As the ongoing Russian invasion of Ukraine passes the six-month mark and rockets continue to fall on Ukrainian cities, Jews in the United States — many of whom have roots in Ukraine — are stepping up their support of the war’s refugees. For many, however, it’s also proved a way of karmically paying back long-gone Ukrainians who once aided their own Holocaust survivor ancestors.
Five Positive Stories From the Global Fight Against Antisemitism in September 2022
The Combat Antisemitism Movement publishes a regular feature highlighting “good news” in the fight against the world’s oldest hatred.
Here are five such stories from September 2022:
Alberta became the fifth Canadian province to adopt the International Holocaust Remembrance Alliance (IHRA) Working Definition of Antisemitism.
“Remembering the Holocaust is a moral obligation — and antisemitism, like all forms of racism and prejudice, has no place in Alberta,” Alberta Premier Jason Kenney declared. “In endorsing this internationally recognized definition, Alberta is doing its part to make sure we continue to learn from this painful history and promise never to repeat it.”
The U.S. Department of Education’s Office for Civil Rights (OCR) has opened a formal investigation into a complaint alleging that Jewish students at the University of Vermont (UVM) have faced “severe and persistent antisemitic harassment and discrimination” at the school, the Louis D. Brandeis Center for Human Rights Under Law and Jewish on Campus (JOC) said.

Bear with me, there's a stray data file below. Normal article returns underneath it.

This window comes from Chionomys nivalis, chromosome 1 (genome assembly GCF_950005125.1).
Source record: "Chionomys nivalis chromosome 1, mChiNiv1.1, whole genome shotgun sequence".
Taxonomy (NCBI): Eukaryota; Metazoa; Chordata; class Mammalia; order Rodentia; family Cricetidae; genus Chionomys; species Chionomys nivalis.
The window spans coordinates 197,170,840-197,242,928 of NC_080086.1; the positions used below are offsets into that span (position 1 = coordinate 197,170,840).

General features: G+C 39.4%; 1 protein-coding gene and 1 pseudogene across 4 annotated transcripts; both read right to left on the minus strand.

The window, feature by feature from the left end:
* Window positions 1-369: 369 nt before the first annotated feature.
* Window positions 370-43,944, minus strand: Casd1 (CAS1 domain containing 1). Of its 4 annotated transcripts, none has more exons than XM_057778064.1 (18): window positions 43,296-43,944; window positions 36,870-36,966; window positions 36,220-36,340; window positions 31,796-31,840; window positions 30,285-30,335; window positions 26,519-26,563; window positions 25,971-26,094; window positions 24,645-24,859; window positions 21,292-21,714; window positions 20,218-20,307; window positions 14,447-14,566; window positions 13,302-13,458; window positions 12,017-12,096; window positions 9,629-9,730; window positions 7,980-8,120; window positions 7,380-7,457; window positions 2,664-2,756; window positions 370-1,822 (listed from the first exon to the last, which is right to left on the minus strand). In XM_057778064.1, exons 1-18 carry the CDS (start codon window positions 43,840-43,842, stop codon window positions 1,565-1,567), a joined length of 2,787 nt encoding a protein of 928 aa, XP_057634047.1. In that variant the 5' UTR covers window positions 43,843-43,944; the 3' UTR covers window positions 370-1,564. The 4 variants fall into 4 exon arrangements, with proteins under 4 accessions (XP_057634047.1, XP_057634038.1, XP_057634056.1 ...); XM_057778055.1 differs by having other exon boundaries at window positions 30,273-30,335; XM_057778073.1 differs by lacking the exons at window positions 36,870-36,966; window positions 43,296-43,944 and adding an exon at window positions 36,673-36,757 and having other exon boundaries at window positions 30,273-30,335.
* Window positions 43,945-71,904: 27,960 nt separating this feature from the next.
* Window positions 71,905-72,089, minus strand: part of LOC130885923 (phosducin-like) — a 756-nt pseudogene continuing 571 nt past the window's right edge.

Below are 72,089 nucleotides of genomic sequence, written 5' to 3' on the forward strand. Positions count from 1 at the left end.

“Anti-Jewish incidents ranged from the exclusion of Jewish students from a campus sexual assault survivors’ group, online harassment against Jewish students by a teaching assistant (TA), and the targeting of the UVM Hillel building,” the Brandeis Center and JOC — who jointly filed the complaint — noted.
Pope Francis and both of Israel’s chief rabbis, Ashkenazi Chief Rabbi David Lau and Sephardic Chief Rabbi Yitzhak Yosef, discussed peaceful coexistence and cooperation between religions in meetings and on the sidelines of an interfaith event held in Astana, Kazakhstan.
The clergymen were among many who gathered at the Seventh Congress of Leaders of World and Traditional Religions, an event that unites representatives from the world’s major religions with the goal of establishing peace, harmony, tolerance and respect between faiths.
CNN news anchor Wolf Blitzer shared details about his family’s personal experiences in the Holocaust in a special television program that took viewers inside the United States Holocaust Memorial Museum in Washington, D.C.
Blitzer, the child of Holocaust survivors and grandson of four victims, talked about both of his parents who lived in Poland when Nazi German forces invaded in 1939 in the hour-long CNN special “Never Again: The United States Holocaust Memorial Museum: A Tour With Wolf Blitzer.”